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refunds from Qantas

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RooFlyer

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It may not provide clarity.. but here's an analogy.

Go into a store and buy a $2,000 TV. Pay for it and await delivery in 2 weeks time.

Store rings up a week later and says sorry we sold all our remaining TVs yesterday and we aren't stocking them any more. He's a voucher for anything else in the store, such as a bookcase, bed, sofa etc.

Customer says I don't want or need any of that stuff, I wanted the TV , or nothing. Give me my money back.

Store: Here's your voucher. We are keeping your money without delivering the TV you actually bought and if you don't make your mind up in 2 years we are keeping your money and not giving you anything.

Would the naysayers here actually be OK with that? I don't believe the expiry of an unfair time period cancels the right of the consumer, in general, of complaining about it. If the voucher had a month time frame, would it still be 'bad luck' to the customer in the view of the naysayers here?
 

Pushka

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Yep. Agree RooFlyer.

It's going to depend on what the daughter was advised at the time of cancellation.

If an offer of a refund was refused by the daughter in place of a voucher then Q are ok. If a refund was never offered or Q refused to provide one in full then the time period is irrelevant.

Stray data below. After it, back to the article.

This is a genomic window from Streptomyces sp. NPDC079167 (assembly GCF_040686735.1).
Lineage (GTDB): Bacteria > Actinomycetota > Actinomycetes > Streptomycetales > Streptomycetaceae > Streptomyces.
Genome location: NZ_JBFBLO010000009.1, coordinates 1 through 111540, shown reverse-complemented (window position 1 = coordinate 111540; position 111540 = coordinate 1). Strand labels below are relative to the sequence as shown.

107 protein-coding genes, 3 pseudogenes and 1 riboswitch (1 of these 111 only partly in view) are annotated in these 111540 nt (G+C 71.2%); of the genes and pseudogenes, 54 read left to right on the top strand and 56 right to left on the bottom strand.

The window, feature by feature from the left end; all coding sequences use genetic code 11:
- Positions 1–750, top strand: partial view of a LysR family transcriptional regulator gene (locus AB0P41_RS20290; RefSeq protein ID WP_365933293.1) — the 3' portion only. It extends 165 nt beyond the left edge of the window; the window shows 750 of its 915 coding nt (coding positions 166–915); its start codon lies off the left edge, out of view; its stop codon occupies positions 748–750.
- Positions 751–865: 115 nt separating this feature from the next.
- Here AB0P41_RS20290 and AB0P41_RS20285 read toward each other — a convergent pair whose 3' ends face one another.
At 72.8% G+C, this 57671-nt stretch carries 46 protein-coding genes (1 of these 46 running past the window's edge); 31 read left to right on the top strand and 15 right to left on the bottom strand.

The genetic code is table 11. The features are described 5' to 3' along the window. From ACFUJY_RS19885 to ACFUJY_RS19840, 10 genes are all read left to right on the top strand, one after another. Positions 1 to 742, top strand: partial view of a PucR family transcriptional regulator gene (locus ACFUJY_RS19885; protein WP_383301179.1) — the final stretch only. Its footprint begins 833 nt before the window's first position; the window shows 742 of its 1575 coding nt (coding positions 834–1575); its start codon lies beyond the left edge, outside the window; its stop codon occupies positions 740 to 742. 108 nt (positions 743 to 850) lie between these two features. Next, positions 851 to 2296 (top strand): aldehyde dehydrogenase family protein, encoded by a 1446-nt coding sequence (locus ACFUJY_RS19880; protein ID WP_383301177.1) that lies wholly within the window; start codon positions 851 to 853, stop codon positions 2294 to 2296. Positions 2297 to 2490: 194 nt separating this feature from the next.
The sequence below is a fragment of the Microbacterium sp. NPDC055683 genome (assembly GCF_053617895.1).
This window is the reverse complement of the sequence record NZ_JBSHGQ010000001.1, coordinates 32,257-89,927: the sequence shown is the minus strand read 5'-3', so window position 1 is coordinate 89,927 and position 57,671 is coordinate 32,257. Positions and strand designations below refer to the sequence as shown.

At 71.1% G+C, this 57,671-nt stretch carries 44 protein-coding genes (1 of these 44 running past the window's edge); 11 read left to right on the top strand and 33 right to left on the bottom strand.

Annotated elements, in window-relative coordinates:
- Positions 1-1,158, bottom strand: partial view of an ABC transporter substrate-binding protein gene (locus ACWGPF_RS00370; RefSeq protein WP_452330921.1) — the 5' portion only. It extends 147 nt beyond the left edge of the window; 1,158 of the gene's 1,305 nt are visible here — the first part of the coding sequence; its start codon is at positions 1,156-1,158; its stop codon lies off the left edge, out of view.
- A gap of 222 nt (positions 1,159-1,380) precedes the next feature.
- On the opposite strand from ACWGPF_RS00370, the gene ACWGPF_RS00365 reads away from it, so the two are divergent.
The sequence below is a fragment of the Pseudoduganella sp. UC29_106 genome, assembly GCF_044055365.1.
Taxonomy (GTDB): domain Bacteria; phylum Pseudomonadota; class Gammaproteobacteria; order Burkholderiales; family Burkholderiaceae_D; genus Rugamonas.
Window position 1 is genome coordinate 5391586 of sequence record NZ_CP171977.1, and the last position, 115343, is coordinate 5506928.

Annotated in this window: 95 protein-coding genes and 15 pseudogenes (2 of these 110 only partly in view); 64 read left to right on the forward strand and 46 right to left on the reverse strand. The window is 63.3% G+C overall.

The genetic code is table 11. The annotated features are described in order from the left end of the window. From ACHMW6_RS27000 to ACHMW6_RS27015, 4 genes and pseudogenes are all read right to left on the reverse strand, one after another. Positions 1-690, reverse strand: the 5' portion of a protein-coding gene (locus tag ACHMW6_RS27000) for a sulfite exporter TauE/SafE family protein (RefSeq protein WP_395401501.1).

OzEire

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It may not provide clarity.. but here's an analogy.

Go into a store and buy a $2,000 TV. Pay for it and await delivery in 2 weeks time.

Store rings up a week later and says sorry we sold all our remaining TVs yesterday and we aren't stocking them any more. He's a voucher for anything else in the store, such as a bookcase, bed, sofa etc.

Customer says I don't want or need any of that stuff, I wanted the TV , or nothing. Give me my money back.
This happened to me with a major Aus based retailer, except it was a $2000 fridge not a TV. The store was very apologetic that they had sold stock, taken money and couldn't ultimately make it work (they did consider ordering it from the supplier but that was too costly). In the end they offered credit toward another fridge, which I refused since by then the sale was over, or money back, which was the end result. I got a credit on my Cc account and a $100 gift card for the inconvenience, along with a very nice letter apologising for everything.